April 19, 2020
Compassionate Banking For Customer Resiliency
Jody Bhagat, President of Americas – Personetics
The banking industry plays a vital role in supporting customers during crises such as the current COVID-19 pandemic. Many banks have been responsive and taken immediate action to support customers by:
- Creating greater liquidity for increased borrowing
- Providing payment relief for customers that are experiencing hardship
- Ensuring access to banking services through digital and remote capabilities
- Proactively communicating with customers
With the crisis continuing to unfold, numerous banks are restricting branch services to drive-thru only, and some are closing branches entirely to comply with health experts’ recommendations of social distancing in public places.
Much uncertainty and hardship remain as we rally to combat this crisis, but we will eventually persevere and a state of normalcy will be restored. Moving forward, it’s important to consider the enduring changes and implications of the crisis so that banks are better prepared to support customers during future hardships and times of uncertainty. We believe there are four systemic implications that are important to recognize and act on in the near term, even as we combat the current crisis:
- Social distancing and remote life will accelerate the current secular trend towards greater digital transactions (currently ~80%) and digital active customers (currently ~70%). For those customers that have held out or aren’t fully leveraging digital capabilities, banks will need to reemphasize educating them through contextual interactions, online demos, and tailored outreach so they are fully leveraging the banks digital capabilities and services.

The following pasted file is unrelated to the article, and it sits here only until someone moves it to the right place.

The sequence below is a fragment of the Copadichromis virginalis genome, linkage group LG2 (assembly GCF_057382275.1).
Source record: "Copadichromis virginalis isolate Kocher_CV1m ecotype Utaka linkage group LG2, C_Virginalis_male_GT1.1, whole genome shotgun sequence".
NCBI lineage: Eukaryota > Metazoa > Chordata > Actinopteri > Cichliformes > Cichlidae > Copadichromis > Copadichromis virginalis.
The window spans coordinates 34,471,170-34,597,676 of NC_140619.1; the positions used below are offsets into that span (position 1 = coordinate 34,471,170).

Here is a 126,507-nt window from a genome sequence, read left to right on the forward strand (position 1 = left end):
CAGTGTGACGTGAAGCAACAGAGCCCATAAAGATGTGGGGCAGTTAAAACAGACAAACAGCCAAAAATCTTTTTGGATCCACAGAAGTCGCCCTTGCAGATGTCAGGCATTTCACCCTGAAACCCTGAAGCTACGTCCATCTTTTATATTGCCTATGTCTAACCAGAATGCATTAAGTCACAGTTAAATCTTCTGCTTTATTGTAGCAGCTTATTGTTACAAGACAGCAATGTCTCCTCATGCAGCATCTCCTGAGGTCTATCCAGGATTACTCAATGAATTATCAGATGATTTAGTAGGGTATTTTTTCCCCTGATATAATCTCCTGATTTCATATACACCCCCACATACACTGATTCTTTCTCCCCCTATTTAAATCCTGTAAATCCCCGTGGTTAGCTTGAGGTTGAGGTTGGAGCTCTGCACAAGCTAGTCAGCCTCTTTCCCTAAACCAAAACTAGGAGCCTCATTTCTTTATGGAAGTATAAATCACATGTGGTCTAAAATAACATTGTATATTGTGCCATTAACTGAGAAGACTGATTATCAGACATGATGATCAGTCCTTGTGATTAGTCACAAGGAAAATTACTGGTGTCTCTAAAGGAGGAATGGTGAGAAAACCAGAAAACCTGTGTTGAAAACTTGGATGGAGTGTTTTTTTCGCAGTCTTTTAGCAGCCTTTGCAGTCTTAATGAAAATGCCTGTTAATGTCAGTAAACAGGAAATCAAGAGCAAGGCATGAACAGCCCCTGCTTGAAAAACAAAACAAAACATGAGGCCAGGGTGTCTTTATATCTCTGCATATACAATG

- Personalized interactions and insights through banks’ digital channels will become a basic necessity. While already the primary source for servicing, digital channels will soon become the predominant source for advice and needs based sales. It’s vital for banks to interpret their customers’ financial transactions and cash flows, and deliver personalized insights and advice through digital means to help customers manage their day to day banking. Furthermore, fulfillment through the digital channel needs to be simplified to deliver a complete experience to customers.
- As a result of declining branch traffic and interactions, bankers will need to proactively outreach to customers and deliver personalized advice. To do so effectively, bankers need to be armed with curated insights and customer events that guide them on which customers will benefit and what kind of advice to deliver. The traditional models of providing bankers with a marketing “lead list” or even a “Next Best Action” list are insufficient. These models are typically generated from a bank centric view rather than a customer centric view of context and needs, and is transparently perceived by the customer as simply trying to sell them more stuff.
- Too many customers are just getting by financially without any emergency savings to manage a hardship (40% cannot afford a $400 emergency expense according to the Federal Reserve). Banks need to be more accountable to help every customer create an emergency savings cushion and create borrowing capacity. The COVID-19 crisis will unfortunately victimize those without a savings cushion and lay bare the low savings rate most people are barely getting by on. Banks need to do more than simply offering savings products. They need to create programs that stimulate customers to save or even save on their behalf (e.g Ally’s Surprise Savings), and then reward them for their positive behavior. The same is true for improving customers’ credit score and borrowing capacity. Only when both customers and banks have a vested stake in the outcome, will we see meaningful increases in customer savings rates and credit scores that allow customers to withstand an unforeseen hardship.
There are no silver linings to the COVAD-19 crisis. It has the potential to tear at the very fabric of our lives including the way we live, work, and play. We can, however, as an industry better prepare our citizens to be more resilient during times of hardship or great uncertainty. It requires more than simply building out new digital features. It requires a commitment to knowing your customers, delivering proactive advice, and looking out for them with personalized solutions that improve their financial resiliency and well-being. In return, banks will be rewarded with a stronger customer franchise including higher satisfaction, deeper relationships, and greater profitability.
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